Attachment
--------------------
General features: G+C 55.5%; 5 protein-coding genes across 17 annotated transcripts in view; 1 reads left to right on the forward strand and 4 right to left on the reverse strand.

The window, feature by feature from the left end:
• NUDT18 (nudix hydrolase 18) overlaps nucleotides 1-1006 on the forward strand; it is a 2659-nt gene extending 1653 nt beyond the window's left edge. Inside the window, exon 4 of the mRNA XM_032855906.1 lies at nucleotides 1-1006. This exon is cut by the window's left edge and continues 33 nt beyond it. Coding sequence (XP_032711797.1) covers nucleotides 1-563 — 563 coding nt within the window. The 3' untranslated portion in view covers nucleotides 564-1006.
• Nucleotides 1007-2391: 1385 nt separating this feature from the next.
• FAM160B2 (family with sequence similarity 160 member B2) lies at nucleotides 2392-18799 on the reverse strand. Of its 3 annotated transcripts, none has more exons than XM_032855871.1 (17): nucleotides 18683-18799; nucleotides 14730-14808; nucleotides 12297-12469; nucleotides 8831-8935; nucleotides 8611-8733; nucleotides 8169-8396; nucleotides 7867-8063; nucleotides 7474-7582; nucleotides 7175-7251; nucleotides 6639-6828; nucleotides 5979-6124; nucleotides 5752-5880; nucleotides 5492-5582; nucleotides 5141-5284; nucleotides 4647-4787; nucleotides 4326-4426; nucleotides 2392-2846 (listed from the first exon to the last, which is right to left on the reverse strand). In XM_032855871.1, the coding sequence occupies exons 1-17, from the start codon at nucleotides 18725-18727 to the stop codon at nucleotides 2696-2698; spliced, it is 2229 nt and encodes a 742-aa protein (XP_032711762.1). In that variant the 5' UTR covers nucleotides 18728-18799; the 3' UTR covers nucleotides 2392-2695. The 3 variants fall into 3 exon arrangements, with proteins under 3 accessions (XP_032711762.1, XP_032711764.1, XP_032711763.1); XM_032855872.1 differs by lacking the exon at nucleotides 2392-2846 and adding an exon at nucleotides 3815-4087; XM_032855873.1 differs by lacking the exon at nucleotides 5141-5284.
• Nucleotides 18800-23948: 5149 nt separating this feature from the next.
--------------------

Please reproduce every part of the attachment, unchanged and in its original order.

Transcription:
General features: G+C 55.5%; 5 protein-coding genes across 17 annotated transcripts in view; 1 reads left to right on the forward strand and 4 right to left on the reverse strand.

The window, feature by feature from the left end:
• NUDT18 (nudix hydrolase 18) overlaps nucleotides 1-1006 on the forward strand; it is a 2659-nt gene extending 1653 nt beyond the window's left edge. Inside the window, exon 4 of the mRNA XM_032855906.1 lies at nucleotides 1-1006. This exon is cut by the window's left edge and continues 33 nt beyond it. Coding sequence (XP_032711797.1) covers nucleotides 1-563 — 563 coding nt within the window. The 3' untranslated portion in view covers nucleotides 564-1006.
• Nucleotides 1007-2391: 1385 nt separating this feature from the next.
• FAM160B2 (family with sequence similarity 160 member B2) lies at nucleotides 2392-18799 on the reverse strand. Of its 3 annotated transcripts, none has more exons than XM_032855871.1 (17): nucleotides 18683-18799; nucleotides 14730-14808; nucleotides 12297-12469; nucleotides 8831-8935; nucleotides 8611-8733; nucleotides 8169-8396; nucleotides 7867-8063; nucleotides 7474-7582; nucleotides 7175-7251; nucleotides 6639-6828; nucleotides 5979-6124; nucleotides 5752-5880; nucleotides 5492-5582; nucleotides 5141-5284; nucleotides 4647-4787; nucleotides 4326-4426; nucleotides 2392-2846 (listed from the first exon to the last, which is right to left on the reverse strand). In XM_032855871.1, the coding sequence occupies exons 1-17, from the start codon at nucleotides 18725-18727 to the stop codon at nucleotides 2696-2698; spliced, it is 2229 nt and encodes a 742-aa protein (XP_032711762.1). In that variant the 5' UTR covers nucleotides 18728-18799; the 3' UTR covers nucleotides 2392-2695. The 3 variants fall into 3 exon arrangements, with proteins under 3 accessions (XP_032711762.1, XP_032711764.1, XP_032711763.1); XM_032855872.1 differs by lacking the exon at nucleotides 2392-2846 and adding an exon at nucleotides 3815-4087; XM_032855873.1 differs by lacking the exon at nucleotides 5141-5284.
• Nucleotides 18800-23948: 5149 nt separating this feature from the next.